iPhone SE clearly surprised Apple with a much higher demand than expected. Forecast models seem out of sync with buyer demands, and you have to think Apple can afford great depth of talent here.
iPad (and, to be fair, all other tablets) have been languishing in sales, seemingly failing to reach the potential once promised. It’s a closed platform (of course). As the Mac Observer has observed, “Like the original Mac, Steve Jobs conceived of the iPad as a closed, friendly, appliance” but now its arc has hit the same limits the original Mac hit.
AirPort has been languishing and then, unannounced, Apple seems to have dropped its entire AirPort team, making people wonder just what is in store for their easy-to-set-up and almost flawless, not to mention attractive, Apple wifi network devices AirPort Express, AirPort Extreme and Time Capsule. Perhaps the Apple display partnership that sees the Apple Thunderbolt Display gone and the company touting products by LG in its stead (the 4K and 5K UltraFine displays) will become the new business model across wifi too. But does that mean Apple is losing its grip, or simply concentrating where it should be?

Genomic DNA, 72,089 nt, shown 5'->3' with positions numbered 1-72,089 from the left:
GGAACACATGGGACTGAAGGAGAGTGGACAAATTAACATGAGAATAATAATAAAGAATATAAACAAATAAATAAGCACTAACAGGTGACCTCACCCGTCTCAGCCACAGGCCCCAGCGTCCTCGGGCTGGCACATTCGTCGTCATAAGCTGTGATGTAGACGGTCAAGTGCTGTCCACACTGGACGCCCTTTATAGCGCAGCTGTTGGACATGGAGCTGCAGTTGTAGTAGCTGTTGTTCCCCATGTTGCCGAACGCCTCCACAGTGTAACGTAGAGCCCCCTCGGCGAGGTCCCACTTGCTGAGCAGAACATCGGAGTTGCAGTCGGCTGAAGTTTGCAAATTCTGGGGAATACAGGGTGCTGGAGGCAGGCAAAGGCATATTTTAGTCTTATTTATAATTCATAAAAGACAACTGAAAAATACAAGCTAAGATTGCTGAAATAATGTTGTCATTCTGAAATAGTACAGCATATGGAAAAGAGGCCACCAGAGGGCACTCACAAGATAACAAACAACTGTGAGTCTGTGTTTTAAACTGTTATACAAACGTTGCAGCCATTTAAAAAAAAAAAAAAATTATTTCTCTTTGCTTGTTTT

Apple has always shifted  its focus around product groups, but it’s hard to believe resources are so  constrained at the tech giant it can’t actually cope with long-standing product lines any more. Former Apple employee Chuq Von Raspach thinks Apple’s view of its users doesn’t match its actual users, which is quite an indictment of a company that has always excelled at using data to sell data platforms.
Apple’s approach has been super successful over the decades, and some companies like Pearl Automation have taken aspects of the Apple process and ditched others. But this poses another concern – this is yet another company created by former Apple employees.

Let’s hope that Apple has been putting its house in order for 2017.

Tuesday Talk ~ Touchy subject


18994-18745-schiller-touchbar-top-l